Jan 3, 2012


I was browsing the website BlackAmericaWeb.com when I came across an article written by Cousin Jeff Johnson entitled, Five Things Our Community Need in 2012. I was so inspired by what he wrote that I thought I would come up with my own list. Here is what I came up with:

1. To Support Black Businesses - How can we expect other people to support our businesses if we won't support them ourselves. It is imperative that we support our own. And with that being said, Black Businesses need to understand the concept of 'Customer Service'. I realize that may come across as a little condescending, but Lord knows it's the truth. Just because I look like you doesn't mean you can treat me any kind of way when I'm paying you for a service.

2. To get More Involved Politically - As citizens of this here great country, it is important that we remember that our civic duty does not end with voting. Voting or registering to vote is just the beginning. Showing up at the polls is very important, but it's just as important that we stay involved and attend those city council meetings. We have to hold these politicians accountable and the best way to do that is by being informed of the issues.

3. To come together - Black men and Black women need to realize that we are in this thing together. Enough of the finger pointing. United we stand and divided we fall. It's not until we come together as one that we'll be able to solve what ails us. Black men stop calling your women 'bitches', and Black women stop calling your men 'deadbeats'. Enough!

4. We need more substance - for all the entertainment news and gossip that you consume make sure you balance it out by checking out sites such as Black Enterprise, Time Magazine, and CSPAN. Just as it's important to have a balance diet when it comes to food, it's just as important to have a balance diet when it comes to your media intake. I know we all desire some mindless entertainment every now and then, but don't allow that mindless entertainment to be the totality of your mental stimulation.

5. Give back to our schools - If you had the pleasure of matriculating a degree from a historical black college, make sure you give back to that college. There are many ways in which you can give back. Every little bit helps.

6. Pay attention to the Republican Primaries - just because you may not be voting for the Republicans does not mean you shouldn't be paying attention to what is going on. Again, this goes back to being a responsible citizen; besides, you need to have your facts straight when you try to debate the opposition in the barbershop and the beauty salon.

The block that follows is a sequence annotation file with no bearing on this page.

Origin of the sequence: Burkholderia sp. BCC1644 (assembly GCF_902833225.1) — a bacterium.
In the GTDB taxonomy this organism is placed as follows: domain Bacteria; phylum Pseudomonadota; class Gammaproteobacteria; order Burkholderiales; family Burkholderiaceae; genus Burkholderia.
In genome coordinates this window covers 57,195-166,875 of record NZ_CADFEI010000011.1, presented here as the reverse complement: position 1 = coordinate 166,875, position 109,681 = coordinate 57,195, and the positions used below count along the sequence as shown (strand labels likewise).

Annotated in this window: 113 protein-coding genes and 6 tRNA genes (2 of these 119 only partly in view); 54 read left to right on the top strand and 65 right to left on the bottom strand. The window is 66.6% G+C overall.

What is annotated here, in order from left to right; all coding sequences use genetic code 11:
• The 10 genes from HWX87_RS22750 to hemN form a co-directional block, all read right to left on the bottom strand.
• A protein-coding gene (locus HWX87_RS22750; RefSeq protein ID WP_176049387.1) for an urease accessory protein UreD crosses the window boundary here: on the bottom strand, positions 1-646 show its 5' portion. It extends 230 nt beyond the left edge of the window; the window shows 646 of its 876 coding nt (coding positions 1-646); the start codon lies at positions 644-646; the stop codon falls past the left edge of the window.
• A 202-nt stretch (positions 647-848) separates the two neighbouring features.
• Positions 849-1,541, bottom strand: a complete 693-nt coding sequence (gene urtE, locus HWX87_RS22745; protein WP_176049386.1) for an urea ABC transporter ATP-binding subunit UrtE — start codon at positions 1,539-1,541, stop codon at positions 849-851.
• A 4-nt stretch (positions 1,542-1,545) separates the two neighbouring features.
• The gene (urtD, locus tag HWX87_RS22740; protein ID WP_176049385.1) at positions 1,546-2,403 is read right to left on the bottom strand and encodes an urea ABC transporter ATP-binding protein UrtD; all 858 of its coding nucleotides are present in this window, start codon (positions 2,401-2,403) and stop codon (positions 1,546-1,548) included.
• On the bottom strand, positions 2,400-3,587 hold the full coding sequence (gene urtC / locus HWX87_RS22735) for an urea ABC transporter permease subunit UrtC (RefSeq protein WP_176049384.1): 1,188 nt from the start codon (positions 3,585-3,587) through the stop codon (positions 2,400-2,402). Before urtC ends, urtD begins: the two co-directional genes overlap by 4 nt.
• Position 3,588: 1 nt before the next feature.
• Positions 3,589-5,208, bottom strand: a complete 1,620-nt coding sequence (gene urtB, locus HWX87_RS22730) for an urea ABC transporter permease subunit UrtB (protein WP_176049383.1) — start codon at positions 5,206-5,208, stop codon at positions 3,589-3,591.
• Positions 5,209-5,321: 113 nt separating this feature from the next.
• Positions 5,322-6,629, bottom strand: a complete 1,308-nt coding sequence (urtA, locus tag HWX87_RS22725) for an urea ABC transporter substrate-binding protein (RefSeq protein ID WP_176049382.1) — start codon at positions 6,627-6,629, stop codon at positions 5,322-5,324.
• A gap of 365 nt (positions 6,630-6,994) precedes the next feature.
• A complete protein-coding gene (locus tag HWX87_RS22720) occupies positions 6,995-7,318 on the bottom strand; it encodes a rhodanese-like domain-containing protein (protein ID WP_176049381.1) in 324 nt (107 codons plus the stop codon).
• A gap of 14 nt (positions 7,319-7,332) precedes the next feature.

7. Demand better images and depictions of black women - no explanation needed.

8. Stop blaming single mothers for all that ails the black community - again, no explanation needed.

9. Do something outside of our comfort zone - If you've never been to the museum then go. If you've always desired to take that trip to Paris then do that too. The only thing standing in your way is you. It doesn't have to be something big. It could just be trying out that new restaurant that opened downtown. Just try something new and expand your horizons.

10. Get back to the Village Mentality - We need to remember that all these little black boys and girls belong to each and every one of us. Individually we may not be able to save them all, but if we come together as a collective we might just be able to save more than we lose.

Honorable Mention:

Stop being distraction by the politics of Mass Distraction - they use things like the number of black women getting married and black women being scientifically unattractive as a way to distract you from what's really going on in our society. Stop being fooled by the okey doke and dig deeper. Tools like racism, sexism, and homophobia are weapons that are wielded by those in control to keep us divided and fighting amongst ourselves so we don't see what's really going on and how we're all being controlled. In words of Dap from School Daze, it's time for all of us to 'WAKE UP'.

So tell me what do out think should be a New Year's Resolution for the Black Community?

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